Most serious users are going to spend $180 to $500 for hand-held units with maps, display and features they’ll need in the field
The typical new GPS user considers a GPS unit an adventure in itself.
Beattie had several teaching methods that help people get started.
First, he said, experiment with the unit in a park or close to home before heading out cross-country across the Bob Marshall Wilderness.
“I’m not a tech geek by any means,” said Beattie, as he tested a new Garmin Oregon earlier this year. Knowing how to operate one type of unit is no guarantee that you’ll immediately be able to operate another model efficiently, he said.
But after viewing online video instructions or reading the manual – a novel approach – and some trial and error, he soon began logging tracks and navigating to waypoints with ease.
John Higgins, a product expert and GPS guru at REI in Salt Lake City, also emphasizes trial-and-error practice before you really need it. In a story that appeared in the Salt Lake Tribune, he recalled testing a new unit in familiar backcountry. He tried to locate a waypoint which he knew from reading a map was only 2 miles away. The GPS was telling him the spot was 80 miles away.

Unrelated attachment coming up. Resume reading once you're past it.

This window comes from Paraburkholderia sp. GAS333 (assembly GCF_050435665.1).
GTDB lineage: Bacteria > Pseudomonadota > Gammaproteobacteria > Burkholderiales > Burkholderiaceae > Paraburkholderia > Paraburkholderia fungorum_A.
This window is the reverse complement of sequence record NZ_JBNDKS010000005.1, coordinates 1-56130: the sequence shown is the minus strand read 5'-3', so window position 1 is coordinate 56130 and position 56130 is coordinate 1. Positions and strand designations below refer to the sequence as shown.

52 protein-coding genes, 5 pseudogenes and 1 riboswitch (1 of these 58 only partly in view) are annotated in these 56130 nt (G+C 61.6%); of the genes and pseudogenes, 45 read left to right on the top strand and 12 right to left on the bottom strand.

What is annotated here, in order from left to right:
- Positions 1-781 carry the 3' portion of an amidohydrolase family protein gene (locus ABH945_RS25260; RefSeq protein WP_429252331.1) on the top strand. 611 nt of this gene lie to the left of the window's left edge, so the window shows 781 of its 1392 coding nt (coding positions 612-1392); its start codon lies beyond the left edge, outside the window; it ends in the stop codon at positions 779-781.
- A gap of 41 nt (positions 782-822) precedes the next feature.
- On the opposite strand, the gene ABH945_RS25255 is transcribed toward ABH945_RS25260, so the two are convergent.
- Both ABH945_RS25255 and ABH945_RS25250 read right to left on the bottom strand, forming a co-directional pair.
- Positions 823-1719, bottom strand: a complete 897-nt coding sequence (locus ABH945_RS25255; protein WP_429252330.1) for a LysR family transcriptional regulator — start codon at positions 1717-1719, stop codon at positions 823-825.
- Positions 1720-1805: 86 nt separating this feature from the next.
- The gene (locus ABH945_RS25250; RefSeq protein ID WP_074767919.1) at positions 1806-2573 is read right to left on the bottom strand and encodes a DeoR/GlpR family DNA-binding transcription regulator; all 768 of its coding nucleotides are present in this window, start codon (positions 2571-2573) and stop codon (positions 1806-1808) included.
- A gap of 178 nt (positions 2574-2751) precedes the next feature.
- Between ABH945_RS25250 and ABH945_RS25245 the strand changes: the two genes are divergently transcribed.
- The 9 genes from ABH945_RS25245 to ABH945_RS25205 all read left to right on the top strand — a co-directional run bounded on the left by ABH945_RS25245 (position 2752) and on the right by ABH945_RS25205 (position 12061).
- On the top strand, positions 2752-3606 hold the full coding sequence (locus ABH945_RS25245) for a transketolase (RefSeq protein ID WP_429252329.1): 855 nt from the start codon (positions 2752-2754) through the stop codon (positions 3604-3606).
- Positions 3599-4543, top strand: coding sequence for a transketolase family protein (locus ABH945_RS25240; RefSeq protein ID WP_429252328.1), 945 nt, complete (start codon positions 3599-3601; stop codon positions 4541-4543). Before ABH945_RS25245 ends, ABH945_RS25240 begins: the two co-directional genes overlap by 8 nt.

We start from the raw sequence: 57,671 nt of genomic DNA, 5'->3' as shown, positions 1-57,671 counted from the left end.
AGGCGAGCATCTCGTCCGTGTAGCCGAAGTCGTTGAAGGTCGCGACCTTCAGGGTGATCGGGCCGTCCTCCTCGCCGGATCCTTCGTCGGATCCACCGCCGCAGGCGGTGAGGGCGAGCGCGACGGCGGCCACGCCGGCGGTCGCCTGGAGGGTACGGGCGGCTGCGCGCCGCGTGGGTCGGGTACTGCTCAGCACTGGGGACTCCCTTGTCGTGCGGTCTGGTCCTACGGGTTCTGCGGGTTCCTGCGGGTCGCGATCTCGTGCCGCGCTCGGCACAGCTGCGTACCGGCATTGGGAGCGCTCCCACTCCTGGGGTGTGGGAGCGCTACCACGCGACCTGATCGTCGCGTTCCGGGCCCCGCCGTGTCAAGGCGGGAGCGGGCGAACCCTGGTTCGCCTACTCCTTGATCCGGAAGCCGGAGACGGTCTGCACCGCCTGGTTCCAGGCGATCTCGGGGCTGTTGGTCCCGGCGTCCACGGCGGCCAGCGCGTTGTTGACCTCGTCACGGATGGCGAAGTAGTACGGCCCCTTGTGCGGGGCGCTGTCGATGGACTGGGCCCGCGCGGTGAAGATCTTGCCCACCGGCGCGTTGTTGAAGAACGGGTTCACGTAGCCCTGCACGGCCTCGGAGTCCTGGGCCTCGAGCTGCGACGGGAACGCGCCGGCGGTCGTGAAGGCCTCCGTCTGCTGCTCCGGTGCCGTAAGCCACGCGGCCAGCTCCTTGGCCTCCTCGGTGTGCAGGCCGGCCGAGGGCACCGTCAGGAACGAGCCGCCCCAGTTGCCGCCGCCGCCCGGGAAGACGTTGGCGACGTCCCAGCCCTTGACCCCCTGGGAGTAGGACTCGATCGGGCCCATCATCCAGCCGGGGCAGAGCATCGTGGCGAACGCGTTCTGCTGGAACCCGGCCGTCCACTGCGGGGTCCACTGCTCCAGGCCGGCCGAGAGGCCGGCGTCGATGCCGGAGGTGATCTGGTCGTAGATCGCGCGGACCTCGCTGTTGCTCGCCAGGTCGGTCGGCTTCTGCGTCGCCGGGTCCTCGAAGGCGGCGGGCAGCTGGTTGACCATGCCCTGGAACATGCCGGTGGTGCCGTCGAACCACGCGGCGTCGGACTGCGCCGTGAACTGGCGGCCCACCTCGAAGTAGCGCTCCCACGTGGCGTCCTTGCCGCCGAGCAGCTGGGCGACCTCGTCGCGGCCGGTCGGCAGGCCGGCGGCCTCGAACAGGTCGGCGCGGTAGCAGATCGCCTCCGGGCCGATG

He eventually realized the unit was on a “route by road” selection and not direct to point.
“We get a number of people who want to return them because they think the unit is inaccurate,” Higgins said. “It usually turns out to be a menu setting that is not appropriately entered, and it just takes a second to correct.”
Batteries are among the biggest pitfalls of relying on GPS devices. People who use vehicle-mounted GPS navigation sometimes forget their hand-held device is likely to run out of juice in a day.
I was pretty smug heading out for two days of trail research with fresh batteries and two spare pairs of rechargeable batteries. The second day out I learned that the spare batteries I’d recharged two weeks earlier had lost ALL of their charge.
As GPS technology has leveled off, manufacturers are creating more options to help distinguish their devices from the crowd. Cameras, phones, touch screens and MP3 players are appealing to some users, but the extras have a thirst for power that reduces battery life.
Beattie says users should explore the battery-saving options found on most new units, including shorter screen illumination times and automatic power-down.
The two most common points of advice experts have for GPS users:
• Carry a map for the area you’re exploring as a cross-reference and a backup to your GPS device.
“Knowing how to use a standard map and compass is an important part of your risk-playing and activity management,” Higgins said. “People think paper maps are obsolete, but a GPS can do nothing for you if it is dead. A paper map won’t just stop working like a GPS can.”
• Don’t forget to look around and take note of landmarks – and the scenery.
“I don’t live my life through technology,” Beattie said. “My cell phone is eight years old. GPS units are useful tools. But people can miss a lot of the outdoor experience and even get hurt if they’re focused on a GPS screen.”